“We continue to work with the public sector to identify funding opportunities and it appears the public sector is very motivated to support Pittsburgh’s life sciences sector in the future,” DiGuglielmo said.

The best projects that are reshaping Pittsburgh

Burns Scalo is just one of many developers who share the same vision for Pittsburgh’s future as a premier life science center. The company’s 160,200 square foot Riviera project will be the first and only luxury life sciences facility in Pittsburgh.

Located in the Oakland neighborhood within the Pittsburgh Technology Center and Innovation District, The Riviera rises near tech incubators, medical drivers, and life science centers. The project also benefits from a connection to nearby Carnegie Mellon University and the University of Pittsburgh, and will include an array of housing options and amenities.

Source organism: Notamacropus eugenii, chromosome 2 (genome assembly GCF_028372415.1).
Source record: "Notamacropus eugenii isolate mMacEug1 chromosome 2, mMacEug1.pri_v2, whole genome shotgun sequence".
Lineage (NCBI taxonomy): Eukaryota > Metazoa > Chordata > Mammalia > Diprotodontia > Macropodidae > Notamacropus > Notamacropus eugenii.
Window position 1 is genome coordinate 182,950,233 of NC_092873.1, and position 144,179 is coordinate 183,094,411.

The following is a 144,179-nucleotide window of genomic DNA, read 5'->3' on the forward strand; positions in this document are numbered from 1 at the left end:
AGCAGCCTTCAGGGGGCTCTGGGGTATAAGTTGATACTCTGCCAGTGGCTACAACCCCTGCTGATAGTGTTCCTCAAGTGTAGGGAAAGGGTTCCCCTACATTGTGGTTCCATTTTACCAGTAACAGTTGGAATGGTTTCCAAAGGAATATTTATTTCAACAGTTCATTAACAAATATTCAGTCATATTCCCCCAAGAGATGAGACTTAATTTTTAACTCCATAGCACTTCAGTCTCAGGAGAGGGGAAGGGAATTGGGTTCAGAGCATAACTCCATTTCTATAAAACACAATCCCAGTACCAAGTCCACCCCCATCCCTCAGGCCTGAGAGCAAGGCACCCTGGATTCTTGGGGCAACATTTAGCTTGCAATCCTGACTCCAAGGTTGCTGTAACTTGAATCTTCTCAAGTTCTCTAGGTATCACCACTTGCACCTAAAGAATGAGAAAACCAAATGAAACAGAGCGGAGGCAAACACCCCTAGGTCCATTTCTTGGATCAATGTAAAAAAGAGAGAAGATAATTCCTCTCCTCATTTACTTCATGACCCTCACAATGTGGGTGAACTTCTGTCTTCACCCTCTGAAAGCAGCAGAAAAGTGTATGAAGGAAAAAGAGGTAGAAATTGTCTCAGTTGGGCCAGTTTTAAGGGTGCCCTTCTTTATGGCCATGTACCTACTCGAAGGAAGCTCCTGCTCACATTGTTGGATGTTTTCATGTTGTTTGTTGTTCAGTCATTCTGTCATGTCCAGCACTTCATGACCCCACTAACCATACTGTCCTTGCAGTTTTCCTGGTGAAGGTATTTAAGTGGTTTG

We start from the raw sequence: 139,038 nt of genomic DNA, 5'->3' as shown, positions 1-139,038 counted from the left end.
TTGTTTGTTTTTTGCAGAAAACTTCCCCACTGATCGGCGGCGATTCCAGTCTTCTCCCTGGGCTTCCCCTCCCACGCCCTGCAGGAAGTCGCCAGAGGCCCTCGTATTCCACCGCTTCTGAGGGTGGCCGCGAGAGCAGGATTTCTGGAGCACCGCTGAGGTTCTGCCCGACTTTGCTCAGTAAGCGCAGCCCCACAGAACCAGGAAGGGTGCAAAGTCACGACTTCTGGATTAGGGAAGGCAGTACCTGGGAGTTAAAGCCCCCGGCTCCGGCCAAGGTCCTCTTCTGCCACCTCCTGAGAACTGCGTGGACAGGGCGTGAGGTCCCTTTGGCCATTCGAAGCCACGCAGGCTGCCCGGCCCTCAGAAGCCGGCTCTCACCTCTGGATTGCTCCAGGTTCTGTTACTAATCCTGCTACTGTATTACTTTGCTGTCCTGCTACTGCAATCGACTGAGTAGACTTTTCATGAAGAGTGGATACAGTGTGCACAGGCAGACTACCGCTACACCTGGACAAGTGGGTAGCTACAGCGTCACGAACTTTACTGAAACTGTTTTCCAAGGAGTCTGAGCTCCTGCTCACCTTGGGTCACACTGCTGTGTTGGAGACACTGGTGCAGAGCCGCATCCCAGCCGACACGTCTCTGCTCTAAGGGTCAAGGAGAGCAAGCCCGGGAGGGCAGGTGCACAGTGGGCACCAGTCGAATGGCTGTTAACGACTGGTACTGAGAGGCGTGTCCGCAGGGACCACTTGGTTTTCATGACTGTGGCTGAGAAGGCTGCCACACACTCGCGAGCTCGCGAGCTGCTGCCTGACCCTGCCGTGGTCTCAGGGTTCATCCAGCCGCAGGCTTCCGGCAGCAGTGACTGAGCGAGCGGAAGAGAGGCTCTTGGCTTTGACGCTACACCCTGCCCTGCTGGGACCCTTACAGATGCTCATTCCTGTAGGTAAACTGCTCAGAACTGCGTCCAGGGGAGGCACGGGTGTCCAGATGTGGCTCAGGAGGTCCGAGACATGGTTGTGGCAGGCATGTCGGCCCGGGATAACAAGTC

riviera burns scalo real estate pittsburgh life sciences
The Riviera. Image courtesy of Burns Scalo Real Estate

“This experiential and luxurious life sciences building is something new to the Pittsburgh market. It has been successful in major life science markets such as Cambridge, Mass., and San Francisco. We borrowed a chapter from the handbook of multi-family hospitality and luxury when designing the Riviera,” said DiGuglielmo.

The Riviera is expected to include a full-service cafe, private fitness center, co-working spaces, conference center, on-site parking, bike-share stations, and a large riverside patio. Service amenities, such as dry cleaning, organized educational programs, and an on-site concierge will also be available.

“The Riviera was developed on a 100% speculative basis and, as most people know, there are substantial costs to creating such a life science and wet lab facility. Additionally, the development of the Riviera during a pandemic also resulted in unforeseen labor and material costs, both of which significantly impacted the timing and schedule of the project,” added DiGuglielmo.